This Week’s Column:


by Dennis Loy Johnson

November 19, 2002 — It was, to put it mildly, a harsh review — John Updike's new book "Seek My Face," said Michiko Kakutani in The New York Times on November 12, is "graceless" and "bogus in every respect," a "blatant and gratuitous" book written by "a lazy, voyeuristic and reductive hand."

It was typical of the no–holds–barred writing style favored by the Times' lead reviewer. As probably the most powerful book critic in the country, she's already positioned to make enemies. But her particular command of the language — combining keen intelligence with, often enough, scathing anger — makes her a lot more.

Which may explain why so many people have jumped on her lately over her very command of that language — in fact, for her use of one word: "limn."

It started last month when a MobyLives reader named Peter Kuntz wrote in to note that Kakutani had used the word in her (negative) review of Zadie Smith's new "Autograph Man"; Kuntz observed that, in general, Kakutanni used the word a lot.

That opened the floodgates.

Another MobyLives reader, Matt Gross, an editor at New York magazine, saw Kuntz's letter and decided to do a little research.

In the November 11 New York, he helpfully noted that "For those unfamiliar with the word (yes, that included us), it means to outline something 'in clear sharp detail.'" Then Gross went on to list numerous reviews in which Kakutani had used "limn." Included were reviews of books by Gish Jen, Oscar Hijuelos, Ann Beattie, Sebastian Junger, and more.

Alice Munro "has created tales that limn entire lifetimes in a handful of pages," she writes in one citation. Robert Olen Butler "draws upon [the] ability to limn an entire life in a couple of pages," she says in another.

The word "appears to be a critical part of good writing" for Kakutani, observed Gross. "Though perhaps in her own work, she might consider using it a tad less?"

It was a playful piece, funny and fair, as was Kuntz's original letter, and as was a subsequent treatment given the story by Michael Cader, proprietor of the popular industry e–newsletter Publishers Lunch. Cader linked to Gross' New York article, and ran a search through the Times' online archive. "Dating back to 1996, the search engine returned 21 Kakutani reviews in all featuring limn," he wrote, "including 4 so far this year and a banner 7 last year."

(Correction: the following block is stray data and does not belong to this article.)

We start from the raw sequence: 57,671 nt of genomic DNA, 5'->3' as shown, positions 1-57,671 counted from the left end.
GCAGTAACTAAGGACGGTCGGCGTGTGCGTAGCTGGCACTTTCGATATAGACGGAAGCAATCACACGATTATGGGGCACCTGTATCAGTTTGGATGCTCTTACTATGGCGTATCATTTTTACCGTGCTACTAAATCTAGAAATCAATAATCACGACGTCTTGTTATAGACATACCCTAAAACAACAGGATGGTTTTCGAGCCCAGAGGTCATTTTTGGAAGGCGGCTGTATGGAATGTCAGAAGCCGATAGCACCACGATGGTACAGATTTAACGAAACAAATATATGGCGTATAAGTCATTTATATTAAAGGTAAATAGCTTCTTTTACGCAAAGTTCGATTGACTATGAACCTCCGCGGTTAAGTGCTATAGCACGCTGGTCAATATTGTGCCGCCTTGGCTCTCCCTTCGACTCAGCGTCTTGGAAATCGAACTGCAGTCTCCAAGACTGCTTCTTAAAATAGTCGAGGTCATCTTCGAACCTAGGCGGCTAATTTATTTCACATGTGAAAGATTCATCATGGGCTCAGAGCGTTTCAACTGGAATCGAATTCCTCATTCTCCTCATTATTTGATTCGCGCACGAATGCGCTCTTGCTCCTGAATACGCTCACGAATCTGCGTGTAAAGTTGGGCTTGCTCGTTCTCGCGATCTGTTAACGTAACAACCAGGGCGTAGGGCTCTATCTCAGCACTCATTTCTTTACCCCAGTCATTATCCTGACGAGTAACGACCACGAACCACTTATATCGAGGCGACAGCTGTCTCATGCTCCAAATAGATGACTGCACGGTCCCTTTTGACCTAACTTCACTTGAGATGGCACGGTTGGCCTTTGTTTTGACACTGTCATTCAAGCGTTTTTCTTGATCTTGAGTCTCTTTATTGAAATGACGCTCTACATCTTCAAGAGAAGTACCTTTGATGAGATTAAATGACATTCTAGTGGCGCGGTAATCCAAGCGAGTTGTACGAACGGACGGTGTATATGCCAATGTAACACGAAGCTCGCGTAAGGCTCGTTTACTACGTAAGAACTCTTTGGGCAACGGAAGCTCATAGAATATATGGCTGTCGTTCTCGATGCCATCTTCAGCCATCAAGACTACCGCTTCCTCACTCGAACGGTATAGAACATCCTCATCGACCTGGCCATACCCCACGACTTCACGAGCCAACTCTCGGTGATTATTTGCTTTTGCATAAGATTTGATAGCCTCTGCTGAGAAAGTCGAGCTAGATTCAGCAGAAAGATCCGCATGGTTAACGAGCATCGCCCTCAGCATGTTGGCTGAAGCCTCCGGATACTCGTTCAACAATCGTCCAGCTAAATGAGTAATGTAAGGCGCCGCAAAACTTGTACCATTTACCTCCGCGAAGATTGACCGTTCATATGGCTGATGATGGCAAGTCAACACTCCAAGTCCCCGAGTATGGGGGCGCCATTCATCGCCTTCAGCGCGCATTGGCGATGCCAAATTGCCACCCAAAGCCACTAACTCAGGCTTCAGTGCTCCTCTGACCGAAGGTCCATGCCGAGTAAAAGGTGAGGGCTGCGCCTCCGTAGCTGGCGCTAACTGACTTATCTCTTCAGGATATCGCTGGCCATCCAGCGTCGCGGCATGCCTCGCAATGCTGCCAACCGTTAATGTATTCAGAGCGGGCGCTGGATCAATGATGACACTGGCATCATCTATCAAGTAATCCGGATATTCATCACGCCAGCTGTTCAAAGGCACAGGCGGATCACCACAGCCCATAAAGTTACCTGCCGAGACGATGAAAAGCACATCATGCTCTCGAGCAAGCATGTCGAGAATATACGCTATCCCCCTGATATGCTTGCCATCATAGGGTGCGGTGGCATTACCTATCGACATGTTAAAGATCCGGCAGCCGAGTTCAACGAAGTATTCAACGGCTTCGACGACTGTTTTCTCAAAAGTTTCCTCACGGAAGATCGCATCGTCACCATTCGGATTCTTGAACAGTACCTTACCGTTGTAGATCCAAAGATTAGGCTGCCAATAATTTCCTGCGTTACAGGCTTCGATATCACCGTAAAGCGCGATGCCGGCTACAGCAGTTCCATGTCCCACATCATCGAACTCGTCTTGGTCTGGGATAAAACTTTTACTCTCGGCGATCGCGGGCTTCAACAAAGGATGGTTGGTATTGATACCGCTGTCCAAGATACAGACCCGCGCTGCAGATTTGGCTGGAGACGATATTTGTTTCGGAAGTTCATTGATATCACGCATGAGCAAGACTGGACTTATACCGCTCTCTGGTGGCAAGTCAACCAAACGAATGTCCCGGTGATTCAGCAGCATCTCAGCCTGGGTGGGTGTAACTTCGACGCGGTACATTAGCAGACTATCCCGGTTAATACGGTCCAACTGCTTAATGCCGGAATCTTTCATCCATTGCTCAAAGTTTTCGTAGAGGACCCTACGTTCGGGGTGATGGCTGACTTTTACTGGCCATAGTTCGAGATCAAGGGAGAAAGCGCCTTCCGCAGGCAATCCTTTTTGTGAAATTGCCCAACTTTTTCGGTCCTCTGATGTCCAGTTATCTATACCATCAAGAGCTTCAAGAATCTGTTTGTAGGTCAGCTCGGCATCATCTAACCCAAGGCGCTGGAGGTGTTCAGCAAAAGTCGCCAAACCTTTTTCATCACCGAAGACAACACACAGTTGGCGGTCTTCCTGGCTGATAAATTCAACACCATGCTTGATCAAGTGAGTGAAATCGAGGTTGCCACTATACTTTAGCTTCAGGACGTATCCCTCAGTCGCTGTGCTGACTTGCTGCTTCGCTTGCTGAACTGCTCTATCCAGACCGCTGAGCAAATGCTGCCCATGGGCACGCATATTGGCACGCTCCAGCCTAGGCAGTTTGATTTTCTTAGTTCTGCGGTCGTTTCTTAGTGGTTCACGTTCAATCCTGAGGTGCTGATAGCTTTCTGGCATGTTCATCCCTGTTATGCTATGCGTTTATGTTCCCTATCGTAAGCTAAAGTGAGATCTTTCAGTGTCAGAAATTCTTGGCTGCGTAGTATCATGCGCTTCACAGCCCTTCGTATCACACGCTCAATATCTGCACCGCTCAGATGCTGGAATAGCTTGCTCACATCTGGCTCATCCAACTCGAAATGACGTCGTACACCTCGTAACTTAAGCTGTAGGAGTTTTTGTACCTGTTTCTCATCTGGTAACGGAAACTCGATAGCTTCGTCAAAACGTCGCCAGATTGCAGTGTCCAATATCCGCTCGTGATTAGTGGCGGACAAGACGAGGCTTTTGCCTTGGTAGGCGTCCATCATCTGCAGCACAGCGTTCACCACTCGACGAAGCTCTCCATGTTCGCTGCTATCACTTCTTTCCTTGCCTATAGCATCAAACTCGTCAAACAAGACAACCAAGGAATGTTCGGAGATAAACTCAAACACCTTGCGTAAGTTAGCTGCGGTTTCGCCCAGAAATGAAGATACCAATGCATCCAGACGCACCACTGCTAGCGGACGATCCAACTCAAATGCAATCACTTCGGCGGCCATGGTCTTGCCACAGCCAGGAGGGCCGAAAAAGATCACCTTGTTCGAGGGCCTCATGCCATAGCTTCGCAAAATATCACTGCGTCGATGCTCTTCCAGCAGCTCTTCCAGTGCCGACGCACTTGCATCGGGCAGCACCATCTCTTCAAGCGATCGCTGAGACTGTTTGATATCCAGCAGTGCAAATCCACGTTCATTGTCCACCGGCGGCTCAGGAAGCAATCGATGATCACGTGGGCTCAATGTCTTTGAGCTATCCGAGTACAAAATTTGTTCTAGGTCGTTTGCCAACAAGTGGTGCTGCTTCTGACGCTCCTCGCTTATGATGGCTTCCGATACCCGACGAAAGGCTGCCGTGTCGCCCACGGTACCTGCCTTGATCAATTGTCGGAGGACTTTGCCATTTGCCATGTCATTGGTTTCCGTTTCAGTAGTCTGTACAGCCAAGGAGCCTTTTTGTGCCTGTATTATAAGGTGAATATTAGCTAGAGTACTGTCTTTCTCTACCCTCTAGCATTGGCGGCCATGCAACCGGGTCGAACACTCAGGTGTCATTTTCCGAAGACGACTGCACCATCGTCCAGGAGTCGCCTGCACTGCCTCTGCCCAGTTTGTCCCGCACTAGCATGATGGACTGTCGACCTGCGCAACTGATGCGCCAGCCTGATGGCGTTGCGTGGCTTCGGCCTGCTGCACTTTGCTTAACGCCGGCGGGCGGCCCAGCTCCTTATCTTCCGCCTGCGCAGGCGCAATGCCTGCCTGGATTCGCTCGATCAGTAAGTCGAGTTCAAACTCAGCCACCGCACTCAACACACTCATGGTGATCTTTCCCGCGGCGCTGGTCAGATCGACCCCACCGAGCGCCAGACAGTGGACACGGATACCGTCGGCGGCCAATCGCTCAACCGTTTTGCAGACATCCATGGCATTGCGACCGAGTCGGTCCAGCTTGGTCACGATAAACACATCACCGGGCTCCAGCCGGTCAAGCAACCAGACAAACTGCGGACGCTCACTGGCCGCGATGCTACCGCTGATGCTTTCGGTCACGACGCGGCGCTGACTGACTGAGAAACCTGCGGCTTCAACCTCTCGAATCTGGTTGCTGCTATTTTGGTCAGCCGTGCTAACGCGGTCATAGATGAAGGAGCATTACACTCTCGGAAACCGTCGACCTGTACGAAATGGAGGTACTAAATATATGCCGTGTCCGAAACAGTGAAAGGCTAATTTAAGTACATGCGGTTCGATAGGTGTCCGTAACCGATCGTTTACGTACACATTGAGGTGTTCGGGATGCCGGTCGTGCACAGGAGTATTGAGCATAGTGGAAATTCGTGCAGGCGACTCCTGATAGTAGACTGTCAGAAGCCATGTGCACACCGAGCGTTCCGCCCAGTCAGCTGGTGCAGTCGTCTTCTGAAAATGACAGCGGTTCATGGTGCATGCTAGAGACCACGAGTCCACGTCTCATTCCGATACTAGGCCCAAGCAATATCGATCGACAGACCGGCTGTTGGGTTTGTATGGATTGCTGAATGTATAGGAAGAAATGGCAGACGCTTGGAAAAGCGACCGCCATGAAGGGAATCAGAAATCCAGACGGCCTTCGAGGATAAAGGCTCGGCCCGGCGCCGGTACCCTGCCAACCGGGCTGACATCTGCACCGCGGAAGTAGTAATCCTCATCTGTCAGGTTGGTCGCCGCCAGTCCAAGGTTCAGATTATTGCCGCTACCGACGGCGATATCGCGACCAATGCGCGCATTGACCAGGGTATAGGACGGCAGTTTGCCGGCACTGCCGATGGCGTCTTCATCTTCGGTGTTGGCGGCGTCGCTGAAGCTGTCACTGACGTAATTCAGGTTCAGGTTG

But things got decidedly less playful immediately thereafter, when Karen Sandstrom, the book section editor of the Cleveland Plain Dealer, waded in. She wrote in to Cader to take credit for having been the first to complain about critics using "limn," in a column she wrote last May.

"Some words become reviewers' clichés, and some clichés signal that the writer has developed a sense of superiority over her readers," declared Sandstrom. "It's one more way of separating the sophisticates from the commoners."

And suddenly, what had been an amusing and even interesting critique of Kakutani's prose became a nasty accusation of classism ... all for using so incredibly "sophisticated" a four–letter word as limn.

By the time, just days later, that the Times Magazine's "On Language" column by Kakutani's colleague William Safire weighed in on the matter, it seemed like so much piling on. Safire declared limn a "vogueword," a neologism of his own, and said, "Literary types and their followers use it instead of illuminate."

Well, nervous as it makes me to disagree with esteemed book review editors and the language maven himself, permit me to say: Hello? When in the world did a simple little four–letter word become such a freighted, obscure signifier of such upperclass arrogance?

Those "literary types" Safire cites — or at least me, and I think Kakutani — do not use limn "instead of illuminate." They use it simply to mean what the dictionary says it means: "to outline in clear sharp detail," if I may quote so sophisticated a source as, er, my Webster's.